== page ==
In sum, we found that an evolutionary recent and complex task requiring integration across multiple functional domains, elicits a functional connectivity pattern of top down control from the ACC to the insula, a region that is predictive of bug detection accuracy, in the salience network and then to lower level parietal math processing networks. Such a functional organization of information processing during computer program understanding and error checking underlies integration of information from multiple functional modules (maths and logical symbol processing, language) for software source code debugging. Future studies should further elucidate whether cognitive processing of recursive programs do share the same brain circuits as recursive language.
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FP7-HEALTH-2013-INNOVATION-1-602186 BRAINTRAIN, BIGDATIMAGE (CENTRO-01-0145-FEDER-000016), COMPETE, POCI-01-0145-FEDER-007440, FCT-UID/NEU/04539/2013, UID/NEU/04539/2016, Bial Fellowship Programme Application Numbers 206/373/2014. COMPETE FEDER POCI Projects BASE - “Biofeedback Augmented Software Engineering”, Project no. 031581, POCI-01-0145-FEDER-031581 CONNECT.BCI - “Effective brain connectivity of decision and error monitoring circuits in health and disease: from neurocognition to brain computer interfaces”, Project no. 30852, POCI-01-0145-FEDER-30852.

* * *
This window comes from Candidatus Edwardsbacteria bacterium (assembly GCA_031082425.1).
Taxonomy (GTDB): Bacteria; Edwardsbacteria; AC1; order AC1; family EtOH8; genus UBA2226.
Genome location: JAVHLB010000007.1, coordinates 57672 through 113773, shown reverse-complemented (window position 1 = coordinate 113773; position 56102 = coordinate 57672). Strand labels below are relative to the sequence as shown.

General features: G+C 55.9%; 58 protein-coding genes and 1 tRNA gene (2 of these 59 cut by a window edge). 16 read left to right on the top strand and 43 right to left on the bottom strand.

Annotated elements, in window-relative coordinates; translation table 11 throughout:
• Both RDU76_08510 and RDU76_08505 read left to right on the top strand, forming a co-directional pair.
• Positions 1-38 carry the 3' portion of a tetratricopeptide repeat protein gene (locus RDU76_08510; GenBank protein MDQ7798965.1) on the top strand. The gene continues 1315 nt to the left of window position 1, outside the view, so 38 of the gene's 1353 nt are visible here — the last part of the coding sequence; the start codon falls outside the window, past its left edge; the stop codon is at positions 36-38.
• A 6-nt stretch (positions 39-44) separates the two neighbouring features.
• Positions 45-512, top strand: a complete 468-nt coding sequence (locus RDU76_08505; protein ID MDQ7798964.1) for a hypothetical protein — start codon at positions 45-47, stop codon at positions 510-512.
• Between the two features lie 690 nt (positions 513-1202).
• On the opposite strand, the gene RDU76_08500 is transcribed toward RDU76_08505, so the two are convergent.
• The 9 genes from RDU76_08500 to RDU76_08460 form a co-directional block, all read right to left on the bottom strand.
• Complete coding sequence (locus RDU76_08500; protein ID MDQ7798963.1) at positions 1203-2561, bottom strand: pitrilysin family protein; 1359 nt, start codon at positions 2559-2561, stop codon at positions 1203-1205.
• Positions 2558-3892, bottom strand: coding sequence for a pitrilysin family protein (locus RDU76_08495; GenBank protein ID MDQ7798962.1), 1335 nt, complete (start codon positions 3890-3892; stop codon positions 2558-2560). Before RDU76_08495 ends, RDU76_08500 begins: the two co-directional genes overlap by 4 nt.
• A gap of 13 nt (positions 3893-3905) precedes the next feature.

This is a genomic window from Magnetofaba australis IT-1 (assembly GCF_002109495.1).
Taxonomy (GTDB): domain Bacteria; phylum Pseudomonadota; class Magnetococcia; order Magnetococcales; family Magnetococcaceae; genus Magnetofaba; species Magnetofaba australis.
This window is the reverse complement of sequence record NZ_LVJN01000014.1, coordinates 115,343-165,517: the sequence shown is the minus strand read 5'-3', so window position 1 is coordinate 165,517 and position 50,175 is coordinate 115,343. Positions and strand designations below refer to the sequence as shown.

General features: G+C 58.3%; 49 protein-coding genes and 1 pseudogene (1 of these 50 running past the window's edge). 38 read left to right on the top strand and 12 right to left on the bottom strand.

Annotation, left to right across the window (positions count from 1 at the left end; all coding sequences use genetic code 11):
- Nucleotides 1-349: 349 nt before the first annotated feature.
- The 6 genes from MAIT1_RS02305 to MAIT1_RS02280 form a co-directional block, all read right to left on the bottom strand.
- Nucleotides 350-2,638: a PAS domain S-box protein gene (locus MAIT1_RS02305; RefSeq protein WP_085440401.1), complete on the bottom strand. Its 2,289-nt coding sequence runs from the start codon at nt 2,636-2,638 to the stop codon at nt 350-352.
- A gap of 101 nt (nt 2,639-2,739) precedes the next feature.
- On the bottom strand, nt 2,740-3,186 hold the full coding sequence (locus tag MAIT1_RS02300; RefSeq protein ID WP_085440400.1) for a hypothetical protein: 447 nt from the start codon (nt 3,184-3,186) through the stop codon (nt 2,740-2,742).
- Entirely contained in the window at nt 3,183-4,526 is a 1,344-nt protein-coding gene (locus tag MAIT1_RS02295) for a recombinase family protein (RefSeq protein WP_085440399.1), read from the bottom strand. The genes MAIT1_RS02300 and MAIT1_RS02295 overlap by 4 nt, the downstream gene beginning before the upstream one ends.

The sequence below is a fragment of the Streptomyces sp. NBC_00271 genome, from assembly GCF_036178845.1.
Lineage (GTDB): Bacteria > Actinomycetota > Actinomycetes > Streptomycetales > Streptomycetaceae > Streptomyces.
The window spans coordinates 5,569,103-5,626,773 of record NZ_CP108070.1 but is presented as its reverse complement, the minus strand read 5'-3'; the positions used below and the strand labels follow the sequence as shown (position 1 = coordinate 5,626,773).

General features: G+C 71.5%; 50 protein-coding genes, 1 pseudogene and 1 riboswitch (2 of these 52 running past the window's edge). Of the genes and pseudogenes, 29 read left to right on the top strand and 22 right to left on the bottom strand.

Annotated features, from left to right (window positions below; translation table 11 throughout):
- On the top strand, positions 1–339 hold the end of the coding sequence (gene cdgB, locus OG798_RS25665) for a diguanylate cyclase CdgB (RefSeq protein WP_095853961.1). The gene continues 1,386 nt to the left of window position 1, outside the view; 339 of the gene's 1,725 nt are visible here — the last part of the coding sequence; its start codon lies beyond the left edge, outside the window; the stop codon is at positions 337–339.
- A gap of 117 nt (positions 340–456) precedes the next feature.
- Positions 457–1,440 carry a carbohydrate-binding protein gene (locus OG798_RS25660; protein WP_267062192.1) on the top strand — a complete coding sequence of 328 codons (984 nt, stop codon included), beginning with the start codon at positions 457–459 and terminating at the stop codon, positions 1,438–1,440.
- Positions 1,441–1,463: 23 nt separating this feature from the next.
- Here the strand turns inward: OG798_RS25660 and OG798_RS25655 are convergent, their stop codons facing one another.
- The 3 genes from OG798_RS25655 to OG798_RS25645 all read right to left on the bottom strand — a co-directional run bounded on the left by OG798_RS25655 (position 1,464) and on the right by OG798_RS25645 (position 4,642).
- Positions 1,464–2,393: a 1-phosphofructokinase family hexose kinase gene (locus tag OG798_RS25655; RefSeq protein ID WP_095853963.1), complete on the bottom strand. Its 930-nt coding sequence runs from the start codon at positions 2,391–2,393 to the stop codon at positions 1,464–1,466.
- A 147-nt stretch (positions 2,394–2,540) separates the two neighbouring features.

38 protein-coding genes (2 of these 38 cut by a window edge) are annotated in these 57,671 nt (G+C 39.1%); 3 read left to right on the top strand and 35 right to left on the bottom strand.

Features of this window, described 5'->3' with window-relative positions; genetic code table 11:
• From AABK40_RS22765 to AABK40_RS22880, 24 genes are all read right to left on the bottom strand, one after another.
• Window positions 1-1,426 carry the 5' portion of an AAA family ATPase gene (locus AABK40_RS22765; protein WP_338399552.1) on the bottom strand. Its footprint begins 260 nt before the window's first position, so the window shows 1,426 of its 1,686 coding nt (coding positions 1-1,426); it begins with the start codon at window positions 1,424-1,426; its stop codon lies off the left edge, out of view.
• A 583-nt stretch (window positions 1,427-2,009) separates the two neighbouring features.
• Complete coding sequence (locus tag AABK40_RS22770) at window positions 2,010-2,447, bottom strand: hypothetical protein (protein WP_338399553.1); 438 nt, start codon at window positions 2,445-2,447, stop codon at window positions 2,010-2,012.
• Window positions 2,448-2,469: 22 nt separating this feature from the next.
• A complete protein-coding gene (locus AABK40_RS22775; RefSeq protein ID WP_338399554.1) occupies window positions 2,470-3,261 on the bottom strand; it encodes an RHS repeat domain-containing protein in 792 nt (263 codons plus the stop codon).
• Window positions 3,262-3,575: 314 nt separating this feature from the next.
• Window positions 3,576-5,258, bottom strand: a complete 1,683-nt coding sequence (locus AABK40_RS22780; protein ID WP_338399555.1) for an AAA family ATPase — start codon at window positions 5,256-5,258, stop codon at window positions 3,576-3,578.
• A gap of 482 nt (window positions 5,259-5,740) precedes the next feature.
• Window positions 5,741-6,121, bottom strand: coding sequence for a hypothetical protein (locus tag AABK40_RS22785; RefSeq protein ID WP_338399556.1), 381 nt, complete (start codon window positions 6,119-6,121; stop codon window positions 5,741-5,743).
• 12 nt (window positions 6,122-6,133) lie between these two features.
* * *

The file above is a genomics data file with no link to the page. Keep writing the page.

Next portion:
Conflict of interest
All authors participated in experiment design, data acquisition and analysis and wrote the manuscript. All approved the final version of the manuscript.
No conflict of interest.
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Castelhano, J., Duarte, I.C., Ferreira, C. et al. The role of the insula in intuitive expert bug detection in computer code: an fMRI study. Brain Imaging and Behavior 13, 623–637 (2019). https://doi.org/10.1007/s11682-018-9885-1
- Brain mapping
- Error monitoring
- Salience network
- Computer code understanding